What you need to know:
- The expert said after identifying a donor, she undergoes a number of processes to guarantee safety of the milk.
The Ministry of Health last Friday launched Uganda’s first human milk bank at Kampala-based St Francis Hospital Nsambya in a move to curb high death rates among preterm babies.
A breast milk bank collects, screens, stores, processes, and distributes human milk to vulnerable preterm, sick babies and cases where mothers cannot breastfeed them.
Dr Victoria Nakibuuka, a paediatrician at the hospital, said about 20 percent of preterm babies that need breast milk within the first 48 hours don’t get the milk, thus causing death.
The expert said after identifying a donor, she undergoes a number of processes to guarantee safety of the milk.
“We administer a questionnaire to look at the lifestyle of the donor. If the donor is a drug addict or a smoker, definitely they will not qualify to donate,” she said. Dr Diana Atwine, the permanent secretary at the Ministry of Health, in a tweet said a mother(s) who donates human milk is nursing an infant “and have a milk supply that exceeds their own infant’s needs...”
Dr Nakibuuka said the milk bank would address the problem of high death rates and close gaps in medical care for the preterm babies.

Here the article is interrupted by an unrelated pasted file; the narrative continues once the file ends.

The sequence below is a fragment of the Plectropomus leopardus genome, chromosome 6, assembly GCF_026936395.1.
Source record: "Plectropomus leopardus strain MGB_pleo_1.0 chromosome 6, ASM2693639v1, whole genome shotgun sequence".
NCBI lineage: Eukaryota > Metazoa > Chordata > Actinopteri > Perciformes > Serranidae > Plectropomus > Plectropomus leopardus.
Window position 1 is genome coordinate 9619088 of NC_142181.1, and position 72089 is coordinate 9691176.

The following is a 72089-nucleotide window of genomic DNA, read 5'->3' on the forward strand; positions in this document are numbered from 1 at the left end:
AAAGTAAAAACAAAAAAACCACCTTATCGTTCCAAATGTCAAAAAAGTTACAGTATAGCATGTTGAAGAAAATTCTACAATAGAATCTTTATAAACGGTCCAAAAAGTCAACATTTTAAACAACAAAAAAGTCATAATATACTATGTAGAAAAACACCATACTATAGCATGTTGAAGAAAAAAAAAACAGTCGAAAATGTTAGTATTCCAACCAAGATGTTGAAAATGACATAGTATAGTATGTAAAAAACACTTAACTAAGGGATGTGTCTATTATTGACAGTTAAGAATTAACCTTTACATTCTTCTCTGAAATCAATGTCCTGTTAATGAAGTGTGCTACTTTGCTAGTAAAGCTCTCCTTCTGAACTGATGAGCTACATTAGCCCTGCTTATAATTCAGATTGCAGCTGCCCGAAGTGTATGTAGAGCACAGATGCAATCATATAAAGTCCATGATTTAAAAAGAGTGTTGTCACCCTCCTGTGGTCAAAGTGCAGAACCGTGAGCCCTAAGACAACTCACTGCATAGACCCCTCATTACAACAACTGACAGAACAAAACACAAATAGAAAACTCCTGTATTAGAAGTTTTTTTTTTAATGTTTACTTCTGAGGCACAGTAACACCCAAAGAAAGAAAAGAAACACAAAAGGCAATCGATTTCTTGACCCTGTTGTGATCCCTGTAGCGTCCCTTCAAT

“We hope to get the milk from mothers in the hospitals such as Rubaga and Mengo around Kampala before reaching out to the community,” she said.
The director of curative services at the Ministry of Health, Dr Charles Olaro, who officiated at the launch, said the government is benchmarking on the first establishment before expanding the initiative to other public hospitals.
“There is no factory for this [breast] milk in Uganda and it is only going to come from the mothers,” he said.
The innovation comes at a time when the country is registering about 226,000 babies who are born prematurely each year. This is out of around 1.6 million births in the country each year.
The death rate among children born prematurely can be as high as 31.6 percent in some hospitals in the country, according to a 2019 study by Dr Walufu Ivan Egesa on the burden of preterm birth.
About breast milk
According to World Health Organisation, breastfeeding is one of the most effective ways to ensure child health and survival.
However, nearly two out of three infants are not exclusively breastfed for the recommended six months—a rate that has not improved in two decades.
Breastmilk is the ideal food for infants. It is safe, clean and contains antibodies which help protect against many common childhood illnesses. Breastmilk provides all the energy and nutrients that the infant needs.